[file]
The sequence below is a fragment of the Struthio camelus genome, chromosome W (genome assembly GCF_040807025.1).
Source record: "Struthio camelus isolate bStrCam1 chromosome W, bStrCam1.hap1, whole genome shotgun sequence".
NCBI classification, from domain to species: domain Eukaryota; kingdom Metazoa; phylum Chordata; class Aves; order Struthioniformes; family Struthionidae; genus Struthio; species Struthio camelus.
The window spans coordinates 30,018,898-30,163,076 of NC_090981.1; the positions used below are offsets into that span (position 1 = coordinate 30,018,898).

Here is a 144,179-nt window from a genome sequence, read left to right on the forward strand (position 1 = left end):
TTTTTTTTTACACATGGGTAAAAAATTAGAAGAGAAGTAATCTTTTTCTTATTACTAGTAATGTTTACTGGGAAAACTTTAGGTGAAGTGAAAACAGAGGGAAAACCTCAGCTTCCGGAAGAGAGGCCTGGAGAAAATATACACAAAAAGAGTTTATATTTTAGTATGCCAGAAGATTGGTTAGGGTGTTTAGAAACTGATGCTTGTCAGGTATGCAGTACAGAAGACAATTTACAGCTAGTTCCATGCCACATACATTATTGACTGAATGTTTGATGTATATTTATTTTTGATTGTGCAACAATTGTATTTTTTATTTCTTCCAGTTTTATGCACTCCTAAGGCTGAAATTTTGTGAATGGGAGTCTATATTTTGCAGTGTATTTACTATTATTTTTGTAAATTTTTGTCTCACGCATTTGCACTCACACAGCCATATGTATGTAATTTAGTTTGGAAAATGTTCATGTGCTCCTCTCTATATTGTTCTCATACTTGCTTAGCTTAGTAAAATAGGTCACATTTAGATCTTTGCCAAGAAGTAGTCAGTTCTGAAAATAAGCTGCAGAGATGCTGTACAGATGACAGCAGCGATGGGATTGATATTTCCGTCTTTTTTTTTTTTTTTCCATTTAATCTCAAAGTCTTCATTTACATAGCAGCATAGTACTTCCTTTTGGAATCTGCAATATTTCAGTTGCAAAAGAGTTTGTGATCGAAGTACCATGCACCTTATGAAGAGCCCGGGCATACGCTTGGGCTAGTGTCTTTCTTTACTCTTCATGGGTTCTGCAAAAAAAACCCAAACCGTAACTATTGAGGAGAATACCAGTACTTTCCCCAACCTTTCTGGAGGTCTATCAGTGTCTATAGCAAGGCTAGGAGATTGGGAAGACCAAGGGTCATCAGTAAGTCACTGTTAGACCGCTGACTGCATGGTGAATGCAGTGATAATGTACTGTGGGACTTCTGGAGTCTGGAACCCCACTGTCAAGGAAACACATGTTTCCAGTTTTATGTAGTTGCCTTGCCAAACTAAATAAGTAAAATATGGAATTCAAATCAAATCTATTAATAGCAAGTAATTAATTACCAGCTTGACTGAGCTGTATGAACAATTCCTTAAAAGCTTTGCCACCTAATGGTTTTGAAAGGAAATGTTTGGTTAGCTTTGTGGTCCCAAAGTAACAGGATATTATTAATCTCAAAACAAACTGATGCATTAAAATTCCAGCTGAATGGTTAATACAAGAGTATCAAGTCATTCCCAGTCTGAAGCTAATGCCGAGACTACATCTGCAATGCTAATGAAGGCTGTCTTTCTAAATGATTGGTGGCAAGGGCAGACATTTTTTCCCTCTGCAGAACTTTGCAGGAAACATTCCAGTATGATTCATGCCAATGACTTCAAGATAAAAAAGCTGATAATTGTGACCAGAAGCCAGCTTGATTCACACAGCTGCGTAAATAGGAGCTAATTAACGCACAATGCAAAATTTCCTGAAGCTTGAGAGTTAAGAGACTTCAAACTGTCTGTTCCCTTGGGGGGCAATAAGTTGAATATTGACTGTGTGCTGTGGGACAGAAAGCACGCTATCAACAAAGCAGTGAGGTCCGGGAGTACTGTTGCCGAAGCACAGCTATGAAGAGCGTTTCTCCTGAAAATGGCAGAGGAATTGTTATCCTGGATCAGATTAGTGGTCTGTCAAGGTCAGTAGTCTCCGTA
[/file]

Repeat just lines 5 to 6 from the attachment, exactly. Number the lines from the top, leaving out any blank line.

Here is a 144,179-nt window from a genome sequence, read left to right on the forward strand (position 1 = left end):
TTTTTTTTTACACATGGGTAAAAAATTAGAAGAGAAGTAATCTTTTTCTTATTACTAGTAATGTTTACTGGGAAAACTTTAGGTGAAGTGAAAACAGAGGGAAAACCTCAGCTTCCGGAAGAGAGGCCTGGAGAAAATATACACAAAAAGAGTTTATATTTTAGTATGCCAGAAGATTGGTTAGGGTGTTTAGAAACTGATGCTTGTCAGGTATGCAGTACAGAAGACAATTTACAGCTAGTTCCATGCCACATACATTATTGACTGAATGTTTGATGTATATTTATTTTTGATTGTGCAACAATTGTATTTTTTATTTCTTCCAGTTTTATGCACTCCTAAGGCTGAAATTTTGTGAATGGGAGTCTATATTTTGCAGTGTATTTACTATTATTTTTGTAAATTTTTGTCTCACGCATTTGCACTCACACAGCCATATGTATGTAATTTAGTTTGGAAAATGTTCATGTGCTCCTCTCTATATTGTTCTCATACTTGCTTAGCTTAGTAAAATAGGTCACATTTAGATCTTTGCCAAGAAGTAGTCAGTTCTGAAAATAAGCTGCAGAGATGCTGTACAGATGACAGCAGCGATGGGATTGATATTTCCGTCTTTTTTTTTTTTTTTCCATTTAATCTCAAAGTCTTCATTTACATAGCAGCATAGTACTTCCTTTTGGAATCTGCAATATTTCAGTTGCAAAAGAGTTTGTGATCGAAGTACCATGCACCTTATGAAGAGCCCGGGCATACGCTTGGGCTAGTGTCTTTCTTTACTCTTCATGGGTTCTGCAAAAAAAACCCAAACCGTAACTATTGAGGAGAATACCAGTACTTTCCCCAACCTTTCTGGAGGTCTATCAGTGTCTATAGCAAGGCTAGGAGATTGGGAAGACCAAGGGTCATCAGTAAGTCACTGTTAGACCGCTGACTGCATGGTGAATGCAGTGATAATGTACTGTGGGACTTCTGGAGTCTGGAACCCCACTGTCAAGGAAACACATGTTTCCAGTTTTATGTAGTTGCCTTGCCAAACTAAATAAGTAAAATATGGAATTCAAATCAAATCTATTAATAGCAAGTAATTAATTACCAGCTTGACTGAGCTGTATGAACAATTCCTTAAAAGCTTTGCCACCTAATGGTTTTGAAAGGAAATGTTTGGTTAGCTTTGTGGTCCCAAAGTAACAGGATATTATTAATCTCAAAACAAACTGATGCATTAAAATTCCAGCTGAATGGTTAATACAAGAGTATCAAGTCATTCCCAGTCTGAAGCTAATGCCGAGACTACATCTGCAATGCTAATGAAGGCTGTCTTTCTAAATGATTGGTGGCAAGGGCAGACATTTTTTCCCTCTGCAGAACTTTGCAGGAAACATTCCAGTATGATTCATGCCAATGACTTCAAGATAAAAAAGCTGATAATTGTGACCAGAAGCCAGCTTGATTCACACAGCTGCGTAAATAGGAGCTAATTAACGCACAATGCAAAATTTCCTGAAGCTTGAGAGTTAAGAGACTTCAAACTGTCTGTTCCCTTGGGGGGCAATAAGTTGAATATTGACTGTGTGCTGTGGGACAGAAAGCACGCTATCAACAAAGCAGTGAGGTCCGGGAGTACTGTTGCCGAAGCACAGCTATGAAGAGCGTTTCTCCTGAAAATGGCAGAGGAATTGTTATCCTGGATCAGATTAGTGGTCTGTCAAGGTCAGTAGTCTCCGTA